The sources of Bangladesh Bank told Daily Industry that the boosting of foreign currency reserve has become stagnant due to fund erosion by the illegal foreign expats. The forex reserve stood at $ 33 billion in 2016 but there is not increase during last three years, whereas, the export earnings have increased around 7 percent and the remittance of the country slightly decreased, the BB sources added.
Bangladesh becomes 4th largest remittance source for India, remitting about $10.00 billion in 2020. Whereas, Bangladesh has fetched total of $13.53 billion remittance in the same year. India remits $ 8.320 billion in 2016 from Bangladesh, which was $4.5 billion in 2014. The remittances were sent through illegal channels but deposited with declaration to different Indian banks, told the sources of the Reserve Bank of India. Illegal foreign worker can’t remit money from Bangladesh but the illegal Indians are frequently doing the practice.
There are hundreds of thousands of Indians in Bangladesh, most of them are illegal migrants and refugees. According to data produced by the Ministry of Home Affairs, as many as 500,000 Indians were staying in Bangladesh illegally in 2009. They were found working in different establishments such as NGOs, garments, textile, IT and sent money back home through hundi transfer systems. But actual figure of illegal Indians in Bangladesh may be one million till date, it is also forecasted by World Bank and International Migration Organisation of United Nations.
In 2012, Bangladesh was the fifth among the nations sending highest remittances to India. Indians working in Bangladesh sent more than $3.7 billion back to India in 2012. Making Bangladesh the 5th largest source of remittance in India. This is the official figure while the unofficial figure is estimated to be significantly more. Most of them came on tourist visas and tended to stay back.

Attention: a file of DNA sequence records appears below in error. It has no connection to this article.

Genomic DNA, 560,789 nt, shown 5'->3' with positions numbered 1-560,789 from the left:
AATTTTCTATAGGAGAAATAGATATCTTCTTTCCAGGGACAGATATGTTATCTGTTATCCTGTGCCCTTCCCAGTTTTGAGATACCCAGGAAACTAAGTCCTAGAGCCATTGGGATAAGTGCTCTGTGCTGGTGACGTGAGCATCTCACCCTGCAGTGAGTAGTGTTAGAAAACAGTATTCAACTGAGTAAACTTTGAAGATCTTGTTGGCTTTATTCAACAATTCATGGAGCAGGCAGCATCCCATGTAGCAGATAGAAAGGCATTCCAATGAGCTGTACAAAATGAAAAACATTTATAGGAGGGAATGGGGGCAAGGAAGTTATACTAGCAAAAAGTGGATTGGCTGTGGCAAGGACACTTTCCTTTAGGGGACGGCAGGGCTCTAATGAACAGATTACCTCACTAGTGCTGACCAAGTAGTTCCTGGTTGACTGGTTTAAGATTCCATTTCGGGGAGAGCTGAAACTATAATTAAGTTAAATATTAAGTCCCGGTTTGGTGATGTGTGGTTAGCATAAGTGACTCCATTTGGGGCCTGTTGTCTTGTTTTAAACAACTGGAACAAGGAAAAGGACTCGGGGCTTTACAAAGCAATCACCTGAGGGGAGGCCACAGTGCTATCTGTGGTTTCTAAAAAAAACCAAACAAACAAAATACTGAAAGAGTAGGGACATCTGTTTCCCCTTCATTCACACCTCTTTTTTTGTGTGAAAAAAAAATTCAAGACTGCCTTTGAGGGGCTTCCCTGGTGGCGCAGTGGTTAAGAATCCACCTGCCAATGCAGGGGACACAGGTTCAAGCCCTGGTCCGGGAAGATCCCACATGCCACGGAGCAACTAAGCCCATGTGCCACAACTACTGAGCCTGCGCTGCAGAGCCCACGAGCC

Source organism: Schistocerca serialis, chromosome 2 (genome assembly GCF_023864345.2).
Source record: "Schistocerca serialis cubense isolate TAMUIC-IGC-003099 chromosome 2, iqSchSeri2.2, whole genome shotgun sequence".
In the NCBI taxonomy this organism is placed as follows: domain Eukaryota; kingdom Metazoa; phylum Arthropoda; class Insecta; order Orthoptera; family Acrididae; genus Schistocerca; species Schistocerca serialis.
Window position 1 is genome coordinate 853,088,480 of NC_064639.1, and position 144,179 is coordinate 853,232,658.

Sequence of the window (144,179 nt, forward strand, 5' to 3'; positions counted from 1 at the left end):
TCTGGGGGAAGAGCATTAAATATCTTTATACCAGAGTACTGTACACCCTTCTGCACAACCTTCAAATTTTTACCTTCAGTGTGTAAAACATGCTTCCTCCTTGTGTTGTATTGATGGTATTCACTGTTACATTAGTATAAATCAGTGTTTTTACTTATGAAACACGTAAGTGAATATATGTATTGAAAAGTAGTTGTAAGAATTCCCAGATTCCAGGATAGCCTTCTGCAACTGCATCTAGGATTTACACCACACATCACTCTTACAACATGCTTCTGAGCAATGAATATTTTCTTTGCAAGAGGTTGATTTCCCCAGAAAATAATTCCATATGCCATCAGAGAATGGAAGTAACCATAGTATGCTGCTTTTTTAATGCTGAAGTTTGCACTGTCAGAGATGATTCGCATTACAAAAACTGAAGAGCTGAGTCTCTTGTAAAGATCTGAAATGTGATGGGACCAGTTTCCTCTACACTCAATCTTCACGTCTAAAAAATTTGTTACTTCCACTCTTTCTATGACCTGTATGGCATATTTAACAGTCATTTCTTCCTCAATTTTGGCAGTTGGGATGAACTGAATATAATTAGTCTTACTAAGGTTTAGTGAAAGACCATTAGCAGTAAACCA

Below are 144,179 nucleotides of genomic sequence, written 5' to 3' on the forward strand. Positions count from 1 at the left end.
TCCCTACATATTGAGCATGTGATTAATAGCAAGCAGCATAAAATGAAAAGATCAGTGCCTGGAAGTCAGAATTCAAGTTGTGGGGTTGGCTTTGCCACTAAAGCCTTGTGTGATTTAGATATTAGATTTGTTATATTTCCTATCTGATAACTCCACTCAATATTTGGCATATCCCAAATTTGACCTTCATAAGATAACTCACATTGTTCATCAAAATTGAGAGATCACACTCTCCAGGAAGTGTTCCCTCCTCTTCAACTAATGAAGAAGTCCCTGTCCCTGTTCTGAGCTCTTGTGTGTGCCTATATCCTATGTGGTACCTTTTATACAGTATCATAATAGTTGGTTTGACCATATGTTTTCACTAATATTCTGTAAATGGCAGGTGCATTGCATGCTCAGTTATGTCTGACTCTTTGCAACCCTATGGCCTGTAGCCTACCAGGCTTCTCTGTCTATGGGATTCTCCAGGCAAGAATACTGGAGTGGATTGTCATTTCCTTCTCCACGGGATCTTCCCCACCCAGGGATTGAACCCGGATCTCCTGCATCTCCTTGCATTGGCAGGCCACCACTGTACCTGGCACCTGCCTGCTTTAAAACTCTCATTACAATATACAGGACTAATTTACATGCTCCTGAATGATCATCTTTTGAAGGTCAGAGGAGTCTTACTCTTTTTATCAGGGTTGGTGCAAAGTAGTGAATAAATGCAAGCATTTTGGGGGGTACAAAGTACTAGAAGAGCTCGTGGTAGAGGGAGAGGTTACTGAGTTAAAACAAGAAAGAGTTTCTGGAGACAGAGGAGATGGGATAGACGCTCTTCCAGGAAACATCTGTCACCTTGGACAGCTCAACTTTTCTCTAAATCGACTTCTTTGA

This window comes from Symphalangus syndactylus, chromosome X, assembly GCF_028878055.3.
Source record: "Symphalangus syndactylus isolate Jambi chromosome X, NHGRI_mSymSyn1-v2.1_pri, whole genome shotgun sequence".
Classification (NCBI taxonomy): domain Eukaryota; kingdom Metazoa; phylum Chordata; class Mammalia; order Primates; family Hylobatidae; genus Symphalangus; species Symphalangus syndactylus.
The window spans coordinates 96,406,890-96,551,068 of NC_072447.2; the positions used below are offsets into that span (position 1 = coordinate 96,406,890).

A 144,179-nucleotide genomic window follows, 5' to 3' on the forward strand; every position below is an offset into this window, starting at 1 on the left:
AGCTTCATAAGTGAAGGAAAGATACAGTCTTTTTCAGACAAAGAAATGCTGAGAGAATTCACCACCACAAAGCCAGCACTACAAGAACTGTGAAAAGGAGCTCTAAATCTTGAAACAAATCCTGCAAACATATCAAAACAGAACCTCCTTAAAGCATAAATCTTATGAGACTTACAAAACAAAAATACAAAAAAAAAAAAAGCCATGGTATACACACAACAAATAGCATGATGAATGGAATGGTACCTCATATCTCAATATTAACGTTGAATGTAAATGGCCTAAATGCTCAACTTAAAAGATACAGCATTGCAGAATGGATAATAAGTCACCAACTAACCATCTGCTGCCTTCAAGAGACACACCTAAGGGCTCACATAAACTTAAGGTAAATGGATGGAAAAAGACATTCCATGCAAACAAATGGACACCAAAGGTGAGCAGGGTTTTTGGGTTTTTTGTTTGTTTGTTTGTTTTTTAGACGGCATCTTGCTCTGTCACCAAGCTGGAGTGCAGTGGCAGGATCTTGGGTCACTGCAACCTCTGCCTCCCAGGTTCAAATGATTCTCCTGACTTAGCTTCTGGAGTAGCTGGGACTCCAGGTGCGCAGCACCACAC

The migrant community has often been a source of contention between the two countries; according to available reports, the lakhs of Indians illegally staying in the country hailed from the Indian states of West Bengal, Meghalaya, Assam, Tripura and Mizoram and were spread across numerous urban and rural areas.
The CPD at a recent press conference said Bangladesh has become the 4th largest remittance source of India, with around $10 billion dollar sent in 2020.
The issue of outflow of funds to neighbouring India deserves immediate official attention. Thousands of so-called skilled Indian and Sri Lankan nationals, both legal and illegal, have been working mainly in the country’s apparel industry. Because of the geographical proximity, the number of Indian nationals is far greater than that of the Lankans.
Many Indian nationals are, reportedly, also working in the information technology (IT) sector and a good number of them do not have valid work permits. The government agencies concerned have never taken the issue of illegal foreign nationals in due cognizance for reasons best known to them. Only recently, the law enforcing agencies managed to detain a few illegal foreign nationals, most of whom have their origins in Africa.
A country which has considerable dependence on the remittance money earned by its nationals at the cost of their sweat and blood cannot afford the reverse flow of funds for reasons that can be addressed rather easily.
But there is no room for any further delay to find out the replacement and stop the outflow of hard-earned foreign exchange. There are lots of technical institutions imparting primary, intermediate and higher level technical education. The trade bodies representing the apparel sector might sponsor foreign trainers so that a few of these institutions can create skilled hands enough to meet the requirement of their member units.
The sources of Bangladesh Bank told Daily Industry that the boosting of foreign currency reserve has become stagnant due to fund erosion by the illegal foreign expats. The forex reserve stood at $ 33 billion in 2016 but there is not increase during last three years, whereas, the export earnings have increased around 7 percent and the remittance of the country slightly decreased, the BB sources added.